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Heat Hazards: CDC's Color-Coded Warnings

Overview: Heat warning system

The National Weather Service and the Centers for Disease Control and Prevention (CDC) have launched a new heat warning system using color codes to indicate varying levels of heat risk. The system, presented on Earth Day, features a seven-day forecast and combines meteorological data with health risk factors. The system uses magenta as the color for the highest level of heat risk, signaling extremely dangerous conditions with little to no overnight relief.

Magenta, the top of five heat threat categories, warns of “rare and/or long-duration extreme heat” that affects everyone, according to the agencies. The level below magenta is red, indicating a major risk that impacts anyone without adequate cooling and hydration. Red is used for days that rank among the top 5% hottest for a given location and date.

A User-Friendly Approach to Weather Safety

Lower risk categories include orange for moderate risk, which affects heat-sensitive groups like the homeless, yellow for minor risk, and pale green for little to no risk.


The new heat risk system incorporates local weather data, climate patterns, and medical information to determine the thresholds for each category. Ken Graham, Director of the National Weather Service, explained that the system is designed to be straightforward, allowing the public to understand the warnings and take appropriate precautions.

Heat-related health emergencies

“Heat threatens our health,” said CDC Director Dr. Mandy Cohen. She noted that over 120,000 people were taken to the emergency room last year due to heat-related issues, making heat the leading cause of weather-related deaths in the United States. Rick Spinrad, Chief of the National Oceanic and Atmospheric Administration, cited CDC data indicating that heat is responsible for about 1,200 deaths per year.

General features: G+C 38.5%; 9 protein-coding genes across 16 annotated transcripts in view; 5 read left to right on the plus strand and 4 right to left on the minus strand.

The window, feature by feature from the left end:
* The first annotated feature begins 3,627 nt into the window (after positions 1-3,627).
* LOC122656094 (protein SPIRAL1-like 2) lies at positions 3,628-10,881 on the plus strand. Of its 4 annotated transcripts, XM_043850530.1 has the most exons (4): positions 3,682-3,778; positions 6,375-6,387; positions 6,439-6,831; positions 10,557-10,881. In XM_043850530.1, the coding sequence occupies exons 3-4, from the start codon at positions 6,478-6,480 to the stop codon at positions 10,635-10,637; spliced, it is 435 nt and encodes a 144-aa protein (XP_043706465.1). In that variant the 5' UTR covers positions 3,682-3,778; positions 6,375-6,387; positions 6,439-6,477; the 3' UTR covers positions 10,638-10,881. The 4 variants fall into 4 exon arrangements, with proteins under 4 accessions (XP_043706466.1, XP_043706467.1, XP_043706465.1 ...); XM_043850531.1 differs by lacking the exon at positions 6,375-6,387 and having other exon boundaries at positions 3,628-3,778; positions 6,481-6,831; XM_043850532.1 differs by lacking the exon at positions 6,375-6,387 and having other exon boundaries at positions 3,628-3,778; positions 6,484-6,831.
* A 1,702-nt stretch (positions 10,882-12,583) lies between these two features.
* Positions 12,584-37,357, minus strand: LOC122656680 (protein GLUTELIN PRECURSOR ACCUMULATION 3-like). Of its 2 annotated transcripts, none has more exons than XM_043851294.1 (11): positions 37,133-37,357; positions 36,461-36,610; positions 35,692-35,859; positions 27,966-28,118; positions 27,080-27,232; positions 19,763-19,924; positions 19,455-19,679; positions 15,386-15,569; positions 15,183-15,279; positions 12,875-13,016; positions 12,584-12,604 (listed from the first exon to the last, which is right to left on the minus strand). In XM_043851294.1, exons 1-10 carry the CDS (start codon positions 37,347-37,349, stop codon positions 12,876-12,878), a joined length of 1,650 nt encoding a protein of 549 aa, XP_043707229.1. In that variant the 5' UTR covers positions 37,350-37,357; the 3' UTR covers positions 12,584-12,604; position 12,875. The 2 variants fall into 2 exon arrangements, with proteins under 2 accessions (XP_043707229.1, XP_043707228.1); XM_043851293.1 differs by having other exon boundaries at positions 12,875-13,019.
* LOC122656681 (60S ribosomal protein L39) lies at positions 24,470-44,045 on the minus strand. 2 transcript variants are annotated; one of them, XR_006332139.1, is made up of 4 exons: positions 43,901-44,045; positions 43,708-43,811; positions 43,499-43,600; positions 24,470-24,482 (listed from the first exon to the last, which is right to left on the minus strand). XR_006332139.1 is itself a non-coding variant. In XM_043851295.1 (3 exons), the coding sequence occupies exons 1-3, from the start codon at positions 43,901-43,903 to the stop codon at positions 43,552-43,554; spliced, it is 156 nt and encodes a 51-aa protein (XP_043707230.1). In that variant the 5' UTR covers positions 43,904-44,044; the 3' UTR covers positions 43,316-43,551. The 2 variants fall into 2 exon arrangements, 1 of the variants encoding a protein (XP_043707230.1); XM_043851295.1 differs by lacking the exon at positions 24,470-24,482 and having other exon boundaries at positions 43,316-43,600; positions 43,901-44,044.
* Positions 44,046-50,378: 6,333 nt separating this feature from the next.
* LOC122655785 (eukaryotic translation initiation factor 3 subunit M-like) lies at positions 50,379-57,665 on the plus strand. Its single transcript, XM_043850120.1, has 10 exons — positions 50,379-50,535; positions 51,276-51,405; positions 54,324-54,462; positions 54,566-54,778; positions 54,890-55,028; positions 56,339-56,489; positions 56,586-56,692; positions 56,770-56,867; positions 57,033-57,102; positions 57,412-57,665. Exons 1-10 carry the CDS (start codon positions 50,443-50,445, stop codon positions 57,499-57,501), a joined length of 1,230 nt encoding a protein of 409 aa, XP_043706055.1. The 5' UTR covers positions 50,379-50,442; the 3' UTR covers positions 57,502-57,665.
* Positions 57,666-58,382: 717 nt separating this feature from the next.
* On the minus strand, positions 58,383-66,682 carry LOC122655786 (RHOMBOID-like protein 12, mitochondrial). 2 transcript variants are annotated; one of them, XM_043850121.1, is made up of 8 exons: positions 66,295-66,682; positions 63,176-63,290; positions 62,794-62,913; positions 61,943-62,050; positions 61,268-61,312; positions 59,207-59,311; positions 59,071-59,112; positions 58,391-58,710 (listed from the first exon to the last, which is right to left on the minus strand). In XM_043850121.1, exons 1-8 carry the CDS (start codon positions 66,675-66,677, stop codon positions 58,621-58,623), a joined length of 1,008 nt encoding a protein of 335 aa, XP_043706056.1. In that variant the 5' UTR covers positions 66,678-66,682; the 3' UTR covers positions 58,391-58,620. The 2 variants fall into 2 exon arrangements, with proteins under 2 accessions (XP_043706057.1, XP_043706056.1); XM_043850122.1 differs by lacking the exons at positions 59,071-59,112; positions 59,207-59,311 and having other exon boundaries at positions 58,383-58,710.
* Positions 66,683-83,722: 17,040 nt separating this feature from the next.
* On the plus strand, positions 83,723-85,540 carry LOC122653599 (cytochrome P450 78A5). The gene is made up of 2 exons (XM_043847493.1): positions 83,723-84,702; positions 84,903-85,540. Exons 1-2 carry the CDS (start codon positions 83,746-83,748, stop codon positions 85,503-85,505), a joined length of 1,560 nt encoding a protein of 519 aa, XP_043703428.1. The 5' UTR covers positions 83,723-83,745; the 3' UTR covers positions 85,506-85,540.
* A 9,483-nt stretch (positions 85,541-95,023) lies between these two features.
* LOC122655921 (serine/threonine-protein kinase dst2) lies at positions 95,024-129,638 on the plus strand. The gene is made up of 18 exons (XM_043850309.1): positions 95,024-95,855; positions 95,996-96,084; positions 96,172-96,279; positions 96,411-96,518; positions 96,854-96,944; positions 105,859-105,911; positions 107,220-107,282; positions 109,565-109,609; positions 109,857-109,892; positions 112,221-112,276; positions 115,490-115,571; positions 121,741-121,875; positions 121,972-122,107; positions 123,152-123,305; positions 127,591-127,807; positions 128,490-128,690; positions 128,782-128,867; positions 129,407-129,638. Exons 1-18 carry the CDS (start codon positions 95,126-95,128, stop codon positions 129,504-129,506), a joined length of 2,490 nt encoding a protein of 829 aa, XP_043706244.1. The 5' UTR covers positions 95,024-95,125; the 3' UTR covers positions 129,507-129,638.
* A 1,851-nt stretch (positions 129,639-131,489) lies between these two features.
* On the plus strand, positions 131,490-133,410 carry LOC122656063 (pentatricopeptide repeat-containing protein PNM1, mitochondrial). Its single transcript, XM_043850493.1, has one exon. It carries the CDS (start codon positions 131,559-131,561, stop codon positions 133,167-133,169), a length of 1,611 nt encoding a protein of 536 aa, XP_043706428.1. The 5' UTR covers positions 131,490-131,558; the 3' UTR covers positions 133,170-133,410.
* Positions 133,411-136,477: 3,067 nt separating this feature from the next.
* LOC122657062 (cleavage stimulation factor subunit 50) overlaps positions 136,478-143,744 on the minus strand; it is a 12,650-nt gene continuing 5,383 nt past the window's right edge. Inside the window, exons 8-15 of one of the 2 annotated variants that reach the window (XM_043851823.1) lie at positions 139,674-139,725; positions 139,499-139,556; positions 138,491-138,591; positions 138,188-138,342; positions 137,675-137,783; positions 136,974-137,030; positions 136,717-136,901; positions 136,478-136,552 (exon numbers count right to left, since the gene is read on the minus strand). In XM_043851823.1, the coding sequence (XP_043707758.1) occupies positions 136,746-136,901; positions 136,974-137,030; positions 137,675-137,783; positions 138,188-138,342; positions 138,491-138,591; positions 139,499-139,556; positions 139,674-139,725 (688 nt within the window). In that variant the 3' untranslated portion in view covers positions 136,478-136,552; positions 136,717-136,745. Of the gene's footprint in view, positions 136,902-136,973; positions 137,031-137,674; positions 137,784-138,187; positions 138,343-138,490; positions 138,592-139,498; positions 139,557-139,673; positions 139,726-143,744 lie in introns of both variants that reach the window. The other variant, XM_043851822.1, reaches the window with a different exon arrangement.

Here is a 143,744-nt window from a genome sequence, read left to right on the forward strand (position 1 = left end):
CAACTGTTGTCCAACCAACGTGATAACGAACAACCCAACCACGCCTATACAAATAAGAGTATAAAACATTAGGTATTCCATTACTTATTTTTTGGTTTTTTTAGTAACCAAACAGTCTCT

The new heat risk system is available on both the CDC and National Weather Service websites, offering seven-day forecasts with detailed information on heat risks. The CDC site also includes a ZIP code-based tool for focusing on local health risks and air quality, while the weather service site provides additional forecasts and explanations. Both versions are also available in Spanish.

Dr. Ari Bernstein, Director of the National Center for Environmental Health, stressed the importance of planning, particularly for vulnerable populations. He recommended that doctors talk with their patients about potential precautions, especially for those taking medications that may interact with outdoor heat or those with respiratory issues like asthma.


As summer approaches, Graham warned of potentially higher-than-average temperatures for much of the United States, indicating that heat waves are becoming hotter, longer, and more frequent, with less relief during the night.

Source: Inputs from various media Sources

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Priya Bairagi

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